David and George were very attuned to not objectifying women, not creating what it is that we’re critiquing. But, for instance, I said to David before we started shooting, “Because there are so many depictions in this of transactional sex, performative sex, where a woman is having a loud orgasm in order to get the guy off, I think you need to show what real feminine desire looks like. I think you need to put a real female orgasm in this, in order to contrast what we’re watching through the rest of it.

“Because even though you and I know this is transactional, performative, a lot of the pretend sex people have on TV looks like that. So let’s show them the real thing.”

I told him that I thought we should see Candy masturbate, and he spit his coffee back into his cup. And then I didn’t hear from him again, which is very much what he’s like, and then it just showed up in Episode 5. We shot a scene where Candy has a boyfriend and he doesn’t make her come, so she turns over and makes herself come.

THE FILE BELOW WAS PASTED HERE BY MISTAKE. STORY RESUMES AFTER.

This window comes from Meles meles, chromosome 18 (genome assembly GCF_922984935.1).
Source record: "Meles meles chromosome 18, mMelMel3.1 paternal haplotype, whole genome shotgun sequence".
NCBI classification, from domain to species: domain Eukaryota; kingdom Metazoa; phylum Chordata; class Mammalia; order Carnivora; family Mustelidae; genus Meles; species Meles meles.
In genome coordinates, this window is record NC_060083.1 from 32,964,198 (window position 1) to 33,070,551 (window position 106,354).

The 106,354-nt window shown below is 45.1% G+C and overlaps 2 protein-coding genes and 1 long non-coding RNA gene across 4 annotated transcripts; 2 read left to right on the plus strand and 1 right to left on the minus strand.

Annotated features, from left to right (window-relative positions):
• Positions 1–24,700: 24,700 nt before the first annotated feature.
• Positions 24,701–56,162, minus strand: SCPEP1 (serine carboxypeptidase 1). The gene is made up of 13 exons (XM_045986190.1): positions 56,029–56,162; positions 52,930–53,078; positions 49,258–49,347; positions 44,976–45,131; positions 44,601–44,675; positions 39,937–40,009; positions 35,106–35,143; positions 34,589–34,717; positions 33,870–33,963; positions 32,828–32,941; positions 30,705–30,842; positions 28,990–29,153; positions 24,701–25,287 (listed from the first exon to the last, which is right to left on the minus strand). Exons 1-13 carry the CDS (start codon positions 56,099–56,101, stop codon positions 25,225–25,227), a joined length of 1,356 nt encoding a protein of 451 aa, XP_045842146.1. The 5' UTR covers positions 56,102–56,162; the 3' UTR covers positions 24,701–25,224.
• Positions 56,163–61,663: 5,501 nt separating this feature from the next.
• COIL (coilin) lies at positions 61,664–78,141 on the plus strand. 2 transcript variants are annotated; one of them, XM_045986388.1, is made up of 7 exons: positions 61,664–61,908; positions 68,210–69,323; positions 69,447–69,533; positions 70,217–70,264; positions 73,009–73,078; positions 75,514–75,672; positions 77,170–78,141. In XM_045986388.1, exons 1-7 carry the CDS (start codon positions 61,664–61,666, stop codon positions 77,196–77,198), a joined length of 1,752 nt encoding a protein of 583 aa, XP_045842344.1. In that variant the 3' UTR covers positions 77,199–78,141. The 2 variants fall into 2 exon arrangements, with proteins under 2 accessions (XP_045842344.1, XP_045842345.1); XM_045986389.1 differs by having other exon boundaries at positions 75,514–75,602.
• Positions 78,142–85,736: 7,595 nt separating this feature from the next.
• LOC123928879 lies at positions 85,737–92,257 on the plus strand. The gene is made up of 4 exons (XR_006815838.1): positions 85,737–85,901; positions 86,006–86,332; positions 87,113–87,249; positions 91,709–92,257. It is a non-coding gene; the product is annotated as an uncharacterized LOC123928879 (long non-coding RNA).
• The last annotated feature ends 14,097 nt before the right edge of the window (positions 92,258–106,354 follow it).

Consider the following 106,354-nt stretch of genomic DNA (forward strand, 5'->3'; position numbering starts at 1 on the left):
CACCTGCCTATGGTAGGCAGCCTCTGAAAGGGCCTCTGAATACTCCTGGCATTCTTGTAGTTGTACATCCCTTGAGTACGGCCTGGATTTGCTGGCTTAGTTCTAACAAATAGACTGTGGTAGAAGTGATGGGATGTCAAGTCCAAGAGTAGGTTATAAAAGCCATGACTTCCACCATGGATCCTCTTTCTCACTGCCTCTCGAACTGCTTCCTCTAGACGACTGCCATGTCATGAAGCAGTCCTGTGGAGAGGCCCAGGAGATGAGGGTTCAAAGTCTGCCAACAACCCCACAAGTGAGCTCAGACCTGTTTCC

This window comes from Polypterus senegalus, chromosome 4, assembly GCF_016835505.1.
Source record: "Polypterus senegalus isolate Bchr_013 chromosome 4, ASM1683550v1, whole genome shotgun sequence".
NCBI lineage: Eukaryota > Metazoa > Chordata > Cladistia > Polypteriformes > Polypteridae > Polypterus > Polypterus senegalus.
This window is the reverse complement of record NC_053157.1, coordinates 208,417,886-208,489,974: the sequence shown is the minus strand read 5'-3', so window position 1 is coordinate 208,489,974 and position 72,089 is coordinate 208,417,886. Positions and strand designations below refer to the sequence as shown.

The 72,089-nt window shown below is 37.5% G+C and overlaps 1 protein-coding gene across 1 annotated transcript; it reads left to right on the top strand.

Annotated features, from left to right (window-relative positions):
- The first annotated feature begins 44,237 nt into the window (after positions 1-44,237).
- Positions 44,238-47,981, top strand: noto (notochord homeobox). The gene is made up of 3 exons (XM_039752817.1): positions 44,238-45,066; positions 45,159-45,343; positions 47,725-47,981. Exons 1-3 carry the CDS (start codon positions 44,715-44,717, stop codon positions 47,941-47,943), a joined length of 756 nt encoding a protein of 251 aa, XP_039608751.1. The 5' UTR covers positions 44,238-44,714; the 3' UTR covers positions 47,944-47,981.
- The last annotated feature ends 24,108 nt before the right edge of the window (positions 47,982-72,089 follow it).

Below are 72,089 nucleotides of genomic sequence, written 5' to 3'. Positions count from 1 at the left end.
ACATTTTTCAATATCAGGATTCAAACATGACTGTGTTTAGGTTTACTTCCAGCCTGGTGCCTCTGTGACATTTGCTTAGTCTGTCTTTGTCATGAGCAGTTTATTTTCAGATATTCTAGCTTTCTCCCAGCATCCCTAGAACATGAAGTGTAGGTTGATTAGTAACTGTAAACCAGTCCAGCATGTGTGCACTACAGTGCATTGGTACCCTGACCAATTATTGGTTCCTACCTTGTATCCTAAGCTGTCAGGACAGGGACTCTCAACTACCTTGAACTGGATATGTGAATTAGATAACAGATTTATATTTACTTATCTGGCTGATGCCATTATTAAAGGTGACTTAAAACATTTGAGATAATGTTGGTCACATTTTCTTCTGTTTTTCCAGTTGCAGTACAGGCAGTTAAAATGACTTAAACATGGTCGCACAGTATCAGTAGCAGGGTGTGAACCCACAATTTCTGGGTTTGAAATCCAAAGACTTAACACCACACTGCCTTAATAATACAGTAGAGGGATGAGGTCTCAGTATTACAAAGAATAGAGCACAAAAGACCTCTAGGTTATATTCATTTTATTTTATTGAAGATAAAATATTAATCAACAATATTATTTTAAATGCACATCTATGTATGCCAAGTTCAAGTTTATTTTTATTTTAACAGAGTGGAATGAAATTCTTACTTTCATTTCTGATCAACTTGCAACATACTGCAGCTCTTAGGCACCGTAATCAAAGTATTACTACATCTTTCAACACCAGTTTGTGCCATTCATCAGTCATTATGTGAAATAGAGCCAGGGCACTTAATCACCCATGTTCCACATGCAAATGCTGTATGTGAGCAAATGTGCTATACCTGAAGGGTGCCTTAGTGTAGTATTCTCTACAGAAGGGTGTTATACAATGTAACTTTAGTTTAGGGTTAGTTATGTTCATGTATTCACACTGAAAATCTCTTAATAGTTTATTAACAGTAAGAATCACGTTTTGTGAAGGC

But when I saw the first cut they had taken the orgasm out. And I said, “Oh, my God, what the f— are you thinking?” I didn’t say it like that, but I was like, “Guys, guys, no, no, please.” And they put it back in.

The show is set in the early 1970s, but the issues of the objectification and exploitation of women are very much in the news now.
We made it during the run-up to the election, and Trump was elected right after we finished shooting. And I think all of this — power, misogyny, what is contemporary feminism, the way sex plays into that — was on everybody’s mind watching the campaigning.